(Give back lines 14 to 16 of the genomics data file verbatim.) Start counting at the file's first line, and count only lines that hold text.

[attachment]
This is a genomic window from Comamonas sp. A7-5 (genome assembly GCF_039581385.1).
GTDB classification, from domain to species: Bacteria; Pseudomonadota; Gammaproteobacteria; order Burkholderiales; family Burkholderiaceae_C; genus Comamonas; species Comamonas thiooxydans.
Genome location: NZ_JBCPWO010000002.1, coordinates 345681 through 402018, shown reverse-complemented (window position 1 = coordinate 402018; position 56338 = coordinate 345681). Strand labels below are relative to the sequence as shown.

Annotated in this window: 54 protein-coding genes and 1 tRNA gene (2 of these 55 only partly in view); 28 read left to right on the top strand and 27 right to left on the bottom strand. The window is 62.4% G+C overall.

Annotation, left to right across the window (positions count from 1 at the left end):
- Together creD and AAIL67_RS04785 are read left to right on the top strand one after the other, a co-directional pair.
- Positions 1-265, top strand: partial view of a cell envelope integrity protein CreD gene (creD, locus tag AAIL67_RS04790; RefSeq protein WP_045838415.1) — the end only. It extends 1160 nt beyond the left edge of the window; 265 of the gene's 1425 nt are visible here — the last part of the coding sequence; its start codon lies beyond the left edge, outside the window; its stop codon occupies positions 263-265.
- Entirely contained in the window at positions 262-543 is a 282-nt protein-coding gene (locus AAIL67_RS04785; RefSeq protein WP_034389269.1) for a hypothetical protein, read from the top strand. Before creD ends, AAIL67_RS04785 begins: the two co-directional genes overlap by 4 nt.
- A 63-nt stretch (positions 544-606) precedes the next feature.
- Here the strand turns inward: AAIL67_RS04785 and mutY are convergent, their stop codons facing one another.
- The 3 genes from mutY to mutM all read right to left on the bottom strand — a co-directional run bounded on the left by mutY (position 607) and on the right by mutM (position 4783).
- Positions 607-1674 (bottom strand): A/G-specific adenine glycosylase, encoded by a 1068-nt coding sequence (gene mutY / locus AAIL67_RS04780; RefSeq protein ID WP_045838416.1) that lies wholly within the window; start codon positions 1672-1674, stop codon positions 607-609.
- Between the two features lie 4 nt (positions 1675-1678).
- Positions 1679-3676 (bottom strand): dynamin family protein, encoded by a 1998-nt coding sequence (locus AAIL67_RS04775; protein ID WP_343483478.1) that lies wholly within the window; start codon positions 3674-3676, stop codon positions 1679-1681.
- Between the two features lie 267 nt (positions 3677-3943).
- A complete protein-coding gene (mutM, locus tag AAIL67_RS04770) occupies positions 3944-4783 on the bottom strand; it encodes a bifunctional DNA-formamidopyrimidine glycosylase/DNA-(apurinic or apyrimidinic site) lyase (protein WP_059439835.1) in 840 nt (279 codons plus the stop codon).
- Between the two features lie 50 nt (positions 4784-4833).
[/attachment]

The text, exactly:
- Positions 1679-3676 (bottom strand): dynamin family protein, encoded by a 1998-nt coding sequence (locus AAIL67_RS04775; protein ID WP_343483478.1) that lies wholly within the window; start codon positions 3674-3676, stop codon positions 1679-1681.
- Between the two features lie 267 nt (positions 3677-3943).
- A complete protein-coding gene (mutM, locus tag AAIL67_RS04770) occupies positions 3944-4783 on the bottom strand; it encodes a bifunctional DNA-formamidopyrimidine glycosylase/DNA-(apurinic or apyrimidinic site) lyase (protein WP_059439835.1) in 840 nt (279 codons plus the stop codon).